New York - In the wake of the violent attacks that occurred yesterday against United States' embassies in Egypt and Libya, which resulted in the killing of the US ambassador to Libya, Chris Stevens, and three other staff members at the American consulate in Benghazi, a wave of shock overwhelmed the international community.
New York – In the wake of the violent attacks that occurred yesterday against United States’ embassies in Egypt and Libya, which resulted in the killing of the US ambassador to Libya, Chris Stevens, and three other staff members at the American consulate in Benghazi, a wave of shock overwhelmed the international community.
People all over the world were saddened by the outrageous attack against innocent people, condemning this unjustifiable aggression with the strongest terms.
Muslim protesters, angered by an amateurish American-made movie that ridicules Islam, portrays Muslims as violent, promiscuous people and defames and mocks the Prophet Mohamed (PBUH), took to the street to denounce the offensive and provocative film. The movie entitled “Innocence of Muslims” was reported to have been directed by American-Israeli filmmaker Sam Bacile, though doubts have arisen as to whether Bacile is a real person.
The movie is deemed provocative and disrespectful to Muslims, Islam and to the Prophet of Islam. Worldwide organizations, religious and political figures, including the United Nations Secretary General Ban Ki Mon, the Vatican, the Maspero Youth Union (MYU) and the Coalition of Coptic Egypt, Al-Azhar school in Egypt, Moroccan Council of Ulema, and the Islamic Educational Scientific and Cultural Organization (ISESCO), among others, have denounced the film and all other attempts of slander, hate, contempt and disdain against Islam or any other religion.
But most people noted that the misguided and criminal way in which some Libyans and Egyptians attacked the American diplomatic premises did more harm to the image of Muslims than the film they were denouncing. Other stressed that these rioters helped the filmmakers’ message be in the spotlight and obtain free publicity, adding that they helped the movie achieve its ignoble goal, which was to portray Muslims as “dangerous” people.
“The American film director has fully achieved his goal by producing his ‘nonsensical film:’ Islam is a religion of evil, and Muslim barbarians only know violent attacks and murder,” said Youssef Othmane, Editor-in-chief of Casablanca-based Radio Plus. “He really needs to thank the ‘brothers’ in Libya for offering him this free service,” he added.
Jeanette Clopton, Executive Secretary of the Orange County Transportation Authority, California told MWN, “Extremists feed right into the hands of ignorant people who want to brand Islam as a violent religion. By their actions they’ve proven it.”
When asked about the double edged effect of freedom in America that led to mocking other people’s faiths and whether there are limits to freedom of expression, she said “there is no law that censors filmmakers as such; rather we have a rating system, and people are free to watch or not watch the films they find offensive. That’s the difference between a freer society versus one ruled by oppressive regimes.”
Clopton continued, “The film did not violate anyone’s freedom: to worship, to watch or not to watch, to follow their religion. Unfortunately the price of freedom is bound to offend some people, but it’s a price many are willing to pay for freedom. The one person whose freedom was violated is the American ambassador who was killed. His right to life was taken away by extremists.”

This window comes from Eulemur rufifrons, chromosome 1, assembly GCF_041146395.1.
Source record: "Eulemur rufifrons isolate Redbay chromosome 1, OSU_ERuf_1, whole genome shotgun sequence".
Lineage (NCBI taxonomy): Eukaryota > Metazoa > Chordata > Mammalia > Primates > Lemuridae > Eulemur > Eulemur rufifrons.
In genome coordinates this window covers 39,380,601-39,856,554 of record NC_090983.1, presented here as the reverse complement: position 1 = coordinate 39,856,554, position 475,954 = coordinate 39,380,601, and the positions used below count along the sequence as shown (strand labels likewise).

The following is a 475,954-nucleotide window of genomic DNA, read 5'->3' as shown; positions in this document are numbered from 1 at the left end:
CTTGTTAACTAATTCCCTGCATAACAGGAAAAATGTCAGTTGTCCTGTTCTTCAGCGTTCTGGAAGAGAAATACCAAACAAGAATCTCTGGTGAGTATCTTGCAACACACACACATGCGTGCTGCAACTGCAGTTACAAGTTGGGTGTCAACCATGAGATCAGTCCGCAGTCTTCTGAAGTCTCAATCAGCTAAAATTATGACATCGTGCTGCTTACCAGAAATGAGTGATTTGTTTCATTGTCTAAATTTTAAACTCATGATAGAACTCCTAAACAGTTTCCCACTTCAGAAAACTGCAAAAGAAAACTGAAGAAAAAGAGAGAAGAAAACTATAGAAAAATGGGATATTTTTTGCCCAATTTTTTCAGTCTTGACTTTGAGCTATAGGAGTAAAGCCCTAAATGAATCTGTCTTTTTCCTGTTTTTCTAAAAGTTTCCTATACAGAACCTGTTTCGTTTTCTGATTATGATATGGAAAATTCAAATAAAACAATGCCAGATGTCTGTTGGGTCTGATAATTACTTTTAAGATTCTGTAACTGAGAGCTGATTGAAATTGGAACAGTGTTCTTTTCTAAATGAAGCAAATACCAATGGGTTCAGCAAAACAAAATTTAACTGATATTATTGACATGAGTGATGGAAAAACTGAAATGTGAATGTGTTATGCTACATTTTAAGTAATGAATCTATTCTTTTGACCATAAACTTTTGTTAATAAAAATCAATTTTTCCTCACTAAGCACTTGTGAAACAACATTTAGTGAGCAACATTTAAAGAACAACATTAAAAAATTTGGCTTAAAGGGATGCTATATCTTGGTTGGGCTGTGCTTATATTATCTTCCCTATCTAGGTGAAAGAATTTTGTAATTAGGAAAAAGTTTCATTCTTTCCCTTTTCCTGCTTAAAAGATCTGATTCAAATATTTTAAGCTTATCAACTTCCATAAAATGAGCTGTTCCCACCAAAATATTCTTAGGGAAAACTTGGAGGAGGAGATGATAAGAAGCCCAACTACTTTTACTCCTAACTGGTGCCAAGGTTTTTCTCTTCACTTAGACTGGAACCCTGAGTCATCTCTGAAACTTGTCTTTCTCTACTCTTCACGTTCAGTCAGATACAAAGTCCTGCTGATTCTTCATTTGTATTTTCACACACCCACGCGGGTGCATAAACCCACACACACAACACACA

For his part, Mohamed El Moukhtar, a PhD candidate in social science at Virginia Tech explained his disgruntlement to MWN: “Every time some hatemonger or fame-seeking idiot makes a stupid movie about Islam or a related subject, our youth goes on ransacking at random, rioting everywhere, vandalizing private and public properties.”
“This mob behavior is, if anything, an indicator of the utter failures of our states to provide decent schooling and employment opportunities for these idle, and poorly trained, young people. Had they had good academic training or rewarding professional occupations, they would not be wasting their time vandalizing foreign embassies, or become easy prey for ideological manipulation.”
Brahim El Guabli, a researcher in Middle Eastern Studies said: “I think the idea that Arabs are a vocal phenomenon is coming back. People protest against trivial issues such as a lousy film that nobody has heard about while real issues are sidelined.”
“I wish I could get it into all the ‘protesters’’ minds that cinema in our countries is part of the state apparatus, while in other places, like here in the US, it is an art and a business that governments don’t control.”
“I was displeased by this despicable film, but clearly this is not the way to express outrage. This is pure savagery! How’s killing unjustly an innocent American ambassador is going to lighten up the tarnished image of Prophet Mohamed (PBUH) or Islam in the West or counter the offensive anti-Islam campaign?” exclaimed Sarah Janati, a project assistant manager in a Turkish company based in Casablanca.
She explained, “by resorting to violence, they only give valid reasons to Islamophobes to deliberately and falsely depict Muslims as ‘terrorists’ and foster a clash of cultures. Those people need to find a brain and learn how to defend their cause by peaceful, legitimate and intelligent means. The Arab world needs a cultural revolution.”
“The strong is not the one who overcomes the people by his strength, but the strong is the one who controls himself while in anger. I totally condemn this. May the victims’ souls rest in peace,” Janati added.
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